Accounting News Roundup: Times Square Gets Back to the Grind After Bomb Scare; Down with the Corporate Income Tax; The Politics of Spending | 05.07.10
Times Square Goes Back to Work After Bomb Scare [FINS]
FINS checked in with several companies who have locations in the Times Square area to see if things are back to normal after last weekend’s failed bombing. Most companies are officially mum on the issue including our favorite TS resident, Ernst & Young, who was quoted as to have, “reached out [to their employees] on an informal basis.”
And by “informal” apparently that means “nothing” in some cases We checked with a couple of our own sources at E&Y and we were told that they had not received any communication at all. If there’s an email floating around out there, let us know but it sounds like any reassurance of safety was passed around on a post-it note.
A.I.G. Said to Dismiss Goldman [NYT]
Back in the game AIG! Thanks for the good times GS, Citigroup and Bank of America will take it from here. All it took was a little money for AIG to realize that they were in an abusive relationship.
Time to Junk the Corporate Tax [WSJ]
Michael Boskin argues for dumping the corporate income tax in an op-ed in yesterday’s Journal, citing several reasons that it sucks big time including double taxation, “Corporate income is taxed a second time at the personal level as dividends or those capital gains attributable to reinvestment of the retained earnings of the corporation. Between the new taxes in the health reform law and the expiration of the Bush tax cuts, these rates are soon set to explode.”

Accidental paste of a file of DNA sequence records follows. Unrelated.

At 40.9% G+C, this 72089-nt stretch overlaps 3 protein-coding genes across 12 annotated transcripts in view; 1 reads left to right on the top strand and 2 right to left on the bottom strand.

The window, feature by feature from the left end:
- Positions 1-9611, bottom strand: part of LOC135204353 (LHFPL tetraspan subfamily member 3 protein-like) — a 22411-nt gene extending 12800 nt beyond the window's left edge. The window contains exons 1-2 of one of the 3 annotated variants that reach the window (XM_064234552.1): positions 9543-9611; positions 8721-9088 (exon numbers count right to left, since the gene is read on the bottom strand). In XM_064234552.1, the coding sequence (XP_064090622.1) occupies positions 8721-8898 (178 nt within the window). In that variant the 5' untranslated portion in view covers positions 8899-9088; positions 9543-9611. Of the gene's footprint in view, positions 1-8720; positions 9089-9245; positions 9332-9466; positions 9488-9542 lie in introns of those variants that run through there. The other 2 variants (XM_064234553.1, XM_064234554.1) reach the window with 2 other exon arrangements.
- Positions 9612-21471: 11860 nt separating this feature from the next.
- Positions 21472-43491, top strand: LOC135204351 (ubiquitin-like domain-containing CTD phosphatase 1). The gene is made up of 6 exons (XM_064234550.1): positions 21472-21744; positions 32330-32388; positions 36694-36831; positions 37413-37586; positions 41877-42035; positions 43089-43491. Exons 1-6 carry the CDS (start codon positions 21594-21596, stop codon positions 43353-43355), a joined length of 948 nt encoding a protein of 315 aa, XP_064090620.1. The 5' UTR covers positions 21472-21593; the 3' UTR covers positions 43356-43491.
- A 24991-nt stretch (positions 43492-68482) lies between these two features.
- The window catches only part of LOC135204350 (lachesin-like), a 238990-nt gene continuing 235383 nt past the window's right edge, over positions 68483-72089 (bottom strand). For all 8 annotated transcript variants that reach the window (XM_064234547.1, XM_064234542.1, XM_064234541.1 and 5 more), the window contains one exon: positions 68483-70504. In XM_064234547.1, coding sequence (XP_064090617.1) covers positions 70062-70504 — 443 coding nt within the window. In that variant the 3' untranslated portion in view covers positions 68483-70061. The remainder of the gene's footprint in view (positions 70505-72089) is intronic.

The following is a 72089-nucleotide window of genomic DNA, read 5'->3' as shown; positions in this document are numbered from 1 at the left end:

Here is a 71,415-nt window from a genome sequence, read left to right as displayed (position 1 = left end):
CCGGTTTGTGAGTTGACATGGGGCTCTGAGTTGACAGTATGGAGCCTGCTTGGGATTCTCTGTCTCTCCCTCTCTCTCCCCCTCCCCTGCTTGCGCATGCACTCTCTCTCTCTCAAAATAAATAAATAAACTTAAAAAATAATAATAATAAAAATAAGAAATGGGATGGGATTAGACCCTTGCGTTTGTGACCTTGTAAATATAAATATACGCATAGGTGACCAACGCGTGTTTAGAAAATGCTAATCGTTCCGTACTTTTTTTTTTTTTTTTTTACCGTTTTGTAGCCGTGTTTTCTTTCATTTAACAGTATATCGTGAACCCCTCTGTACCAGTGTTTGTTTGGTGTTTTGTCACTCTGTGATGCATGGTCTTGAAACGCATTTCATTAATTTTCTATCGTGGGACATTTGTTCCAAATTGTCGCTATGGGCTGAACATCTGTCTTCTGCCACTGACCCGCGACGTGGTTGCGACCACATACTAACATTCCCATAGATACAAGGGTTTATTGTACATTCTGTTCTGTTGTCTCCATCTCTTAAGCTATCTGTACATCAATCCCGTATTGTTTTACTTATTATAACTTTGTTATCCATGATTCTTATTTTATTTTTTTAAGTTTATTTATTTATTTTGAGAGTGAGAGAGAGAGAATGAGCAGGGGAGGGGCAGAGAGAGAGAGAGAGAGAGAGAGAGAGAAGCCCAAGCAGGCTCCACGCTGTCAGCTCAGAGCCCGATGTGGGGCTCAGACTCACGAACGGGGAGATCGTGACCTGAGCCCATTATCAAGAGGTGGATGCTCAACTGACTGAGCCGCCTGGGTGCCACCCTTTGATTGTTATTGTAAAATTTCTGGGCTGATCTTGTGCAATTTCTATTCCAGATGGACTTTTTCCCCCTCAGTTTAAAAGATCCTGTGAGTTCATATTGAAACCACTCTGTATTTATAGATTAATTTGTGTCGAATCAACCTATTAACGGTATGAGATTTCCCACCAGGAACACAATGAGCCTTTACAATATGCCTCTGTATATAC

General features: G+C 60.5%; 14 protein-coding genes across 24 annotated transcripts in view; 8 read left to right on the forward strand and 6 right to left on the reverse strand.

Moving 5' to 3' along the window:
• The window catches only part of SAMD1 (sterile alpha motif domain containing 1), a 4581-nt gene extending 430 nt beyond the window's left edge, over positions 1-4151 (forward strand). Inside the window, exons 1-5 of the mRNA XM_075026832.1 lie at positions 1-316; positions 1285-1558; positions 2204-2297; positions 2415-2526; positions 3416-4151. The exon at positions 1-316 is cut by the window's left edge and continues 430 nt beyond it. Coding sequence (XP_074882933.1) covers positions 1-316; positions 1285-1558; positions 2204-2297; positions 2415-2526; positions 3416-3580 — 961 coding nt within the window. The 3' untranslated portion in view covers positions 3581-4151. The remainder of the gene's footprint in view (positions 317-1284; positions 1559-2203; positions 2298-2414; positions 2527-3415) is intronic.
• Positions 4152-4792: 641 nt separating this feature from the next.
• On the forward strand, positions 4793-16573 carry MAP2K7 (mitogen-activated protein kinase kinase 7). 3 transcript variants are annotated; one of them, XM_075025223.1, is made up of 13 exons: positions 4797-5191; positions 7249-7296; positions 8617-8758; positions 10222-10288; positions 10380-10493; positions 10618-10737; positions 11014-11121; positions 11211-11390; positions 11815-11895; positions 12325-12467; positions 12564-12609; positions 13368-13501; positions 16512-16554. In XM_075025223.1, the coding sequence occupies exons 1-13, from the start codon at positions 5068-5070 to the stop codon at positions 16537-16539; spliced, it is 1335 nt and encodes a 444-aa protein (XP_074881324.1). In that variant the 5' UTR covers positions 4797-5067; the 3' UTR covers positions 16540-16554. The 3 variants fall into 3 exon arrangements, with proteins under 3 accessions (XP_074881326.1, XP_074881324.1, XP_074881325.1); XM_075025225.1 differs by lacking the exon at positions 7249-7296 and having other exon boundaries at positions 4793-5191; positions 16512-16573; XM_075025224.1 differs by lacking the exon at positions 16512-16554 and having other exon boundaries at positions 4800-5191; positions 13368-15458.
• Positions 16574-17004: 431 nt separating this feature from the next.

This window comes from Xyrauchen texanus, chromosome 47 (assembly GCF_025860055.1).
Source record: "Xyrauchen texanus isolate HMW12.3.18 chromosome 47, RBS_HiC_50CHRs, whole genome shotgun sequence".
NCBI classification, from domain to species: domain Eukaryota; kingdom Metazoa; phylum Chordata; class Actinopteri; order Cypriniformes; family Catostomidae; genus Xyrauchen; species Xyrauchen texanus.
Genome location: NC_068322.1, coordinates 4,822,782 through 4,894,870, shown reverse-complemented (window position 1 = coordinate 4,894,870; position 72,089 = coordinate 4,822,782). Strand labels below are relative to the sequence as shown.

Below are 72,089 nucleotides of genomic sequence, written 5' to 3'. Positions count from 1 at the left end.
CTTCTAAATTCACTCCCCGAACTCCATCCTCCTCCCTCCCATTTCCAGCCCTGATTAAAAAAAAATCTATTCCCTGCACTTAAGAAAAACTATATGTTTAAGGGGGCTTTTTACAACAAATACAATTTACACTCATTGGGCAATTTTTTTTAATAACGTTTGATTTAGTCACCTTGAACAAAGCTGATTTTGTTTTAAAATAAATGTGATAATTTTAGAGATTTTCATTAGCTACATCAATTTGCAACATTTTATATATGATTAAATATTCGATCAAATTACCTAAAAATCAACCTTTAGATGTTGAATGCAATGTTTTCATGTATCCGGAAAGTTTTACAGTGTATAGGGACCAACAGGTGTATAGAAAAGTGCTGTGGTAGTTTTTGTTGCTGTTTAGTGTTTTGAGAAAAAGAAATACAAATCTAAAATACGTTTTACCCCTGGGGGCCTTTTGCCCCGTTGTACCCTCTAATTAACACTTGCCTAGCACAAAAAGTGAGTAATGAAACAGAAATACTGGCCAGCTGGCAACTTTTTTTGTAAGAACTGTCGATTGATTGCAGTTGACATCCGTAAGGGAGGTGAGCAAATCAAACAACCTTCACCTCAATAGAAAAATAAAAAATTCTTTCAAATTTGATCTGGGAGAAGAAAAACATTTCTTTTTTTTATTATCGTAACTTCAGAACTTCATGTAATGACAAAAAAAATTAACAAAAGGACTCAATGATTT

…And that stakeholders ultimately bear this cost, “the corporation is a legal entity; only people pay taxes. In a static economy with no international trade, the tax is likely borne by shareholders. The U.S. economy is neither static nor closed to trade, and taxes tend to be borne by the least mobile factor of production. Capital is much more mobile globally than labor, and the part of the corporate tax that is well above that of our lowest tax competitors will eventually be borne by workers.”
The Political Economy of Consumption: ‘Tis Better To Give, and Give, and Give [Tax Vox]
This sums up why America’s deficit problems and citizens personal debt problems will never be fixed:
Not to stereotype, but nations do have personalities. Italians eat. Russians drink. Americans spend. And when anything—or anyone—gets between us and our consumption, watch out.
Recessions make us grumpy in part because we can’t consume as much as we like. In the depths of the current downturn, the savings rate in the U.S. topped 5 percent. But retail sales have been rising since October, and the savings rate has fallen in half. I suspect Americans won’t really feel better until we drive our savings rate back to zero.
Accordingly, politicians have to pander to masses about “cutting taxes” and “reducing spending” when it’s very simple and popular to the do the former, while in reality it’s very difficult and unpopular to do the latter.